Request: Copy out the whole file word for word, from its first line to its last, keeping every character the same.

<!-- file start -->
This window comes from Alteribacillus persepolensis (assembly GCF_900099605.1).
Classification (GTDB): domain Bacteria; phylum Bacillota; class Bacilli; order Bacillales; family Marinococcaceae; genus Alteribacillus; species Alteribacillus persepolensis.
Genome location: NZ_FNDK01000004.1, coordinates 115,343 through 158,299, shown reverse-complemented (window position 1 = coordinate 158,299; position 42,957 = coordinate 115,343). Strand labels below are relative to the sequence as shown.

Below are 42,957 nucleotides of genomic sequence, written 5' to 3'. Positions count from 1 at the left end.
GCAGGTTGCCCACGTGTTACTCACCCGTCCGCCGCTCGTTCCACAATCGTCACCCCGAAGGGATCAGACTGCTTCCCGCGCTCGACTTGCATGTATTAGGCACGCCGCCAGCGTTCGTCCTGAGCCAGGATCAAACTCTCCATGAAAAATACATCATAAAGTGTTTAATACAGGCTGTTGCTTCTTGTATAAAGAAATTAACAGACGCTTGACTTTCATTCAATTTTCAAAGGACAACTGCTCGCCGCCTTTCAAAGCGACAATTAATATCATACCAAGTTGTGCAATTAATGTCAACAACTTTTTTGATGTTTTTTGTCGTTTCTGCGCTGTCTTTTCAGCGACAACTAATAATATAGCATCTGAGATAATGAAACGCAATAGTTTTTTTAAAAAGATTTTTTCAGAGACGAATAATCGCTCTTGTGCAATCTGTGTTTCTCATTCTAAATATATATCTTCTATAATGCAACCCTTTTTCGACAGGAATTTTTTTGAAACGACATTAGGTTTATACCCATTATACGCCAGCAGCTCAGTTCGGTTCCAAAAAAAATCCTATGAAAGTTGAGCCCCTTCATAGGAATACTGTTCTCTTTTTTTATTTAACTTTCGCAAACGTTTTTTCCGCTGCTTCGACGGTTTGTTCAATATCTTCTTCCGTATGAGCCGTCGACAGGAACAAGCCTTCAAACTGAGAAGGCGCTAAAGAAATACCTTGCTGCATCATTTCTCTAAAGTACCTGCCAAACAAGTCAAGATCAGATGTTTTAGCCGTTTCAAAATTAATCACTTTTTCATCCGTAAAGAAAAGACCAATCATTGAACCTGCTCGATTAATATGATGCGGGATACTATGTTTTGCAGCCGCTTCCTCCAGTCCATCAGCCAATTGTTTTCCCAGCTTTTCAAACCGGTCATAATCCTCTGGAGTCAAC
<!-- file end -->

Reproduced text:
This window comes from Alteribacillus persepolensis (assembly GCF_900099605.1).
Classification (GTDB): domain Bacteria; phylum Bacillota; class Bacilli; order Bacillales; family Marinococcaceae; genus Alteribacillus; species Alteribacillus persepolensis.
Genome location: NZ_FNDK01000004.1, coordinates 115,343 through 158,299, shown reverse-complemented (window position 1 = coordinate 158,299; position 42,957 = coordinate 115,343). Strand labels below are relative to the sequence as shown.

Below are 42,957 nucleotides of genomic sequence, written 5' to 3'. Positions count from 1 at the left end.
GCAGGTTGCCCACGTGTTACTCACCCGTCCGCCGCTCGTTCCACAATCGTCACCCCGAAGGGATCAGACTGCTTCCCGCGCTCGACTTGCATGTATTAGGCACGCCGCCAGCGTTCGTCCTGAGCCAGGATCAAACTCTCCATGAAAAATACATCATAAAGTGTTTAATACAGGCTGTTGCTTCTTGTATAAAGAAATTAACAGACGCTTGACTTTCATTCAATTTTCAAAGGACAACTGCTCGCCGCCTTTCAAAGCGACAATTAATATCATACCAAGTTGTGCAATTAATGTCAACAACTTTTTTGATGTTTTTTGTCGTTTCTGCGCTGTCTTTTCAGCGACAACTAATAATATAGCATCTGAGATAATGAAACGCAATAGTTTTTTTAAAAAGATTTTTTCAGAGACGAATAATCGCTCTTGTGCAATCTGTGTTTCTCATTCTAAATATATATCTTCTATAATGCAACCCTTTTTCGACAGGAATTTTTTTGAAACGACATTAGGTTTATACCCATTATACGCCAGCAGCTCAGTTCGGTTCCAAAAAAAATCCTATGAAAGTTGAGCCCCTTCATAGGAATACTGTTCTCTTTTTTTATTTAACTTTCGCAAACGTTTTTTCCGCTGCTTCGACGGTTTGTTCAATATCTTCTTCCGTATGAGCCGTCGACAGGAACAAGCCTTCAAACTGAGAAGGCGCTAAAGAAATACCTTGCTGCATCATTTCTCTAAAGTACCTGCCAAACAAGTCAAGATCAGATGTTTTAGCCGTTTCAAAATTAATCACTTTTTCATCCGTAAAGAAAAGACCAATCATTGAACCTGCTCGATTAATATGATGCGGGATACTATGTTTTGCAGCCGCTTCCTCCAGTCCATCAGCCAATTGTTTTCCCAGCTTTTCAAACCGGTCATAATCCTCTGGAGTCAAC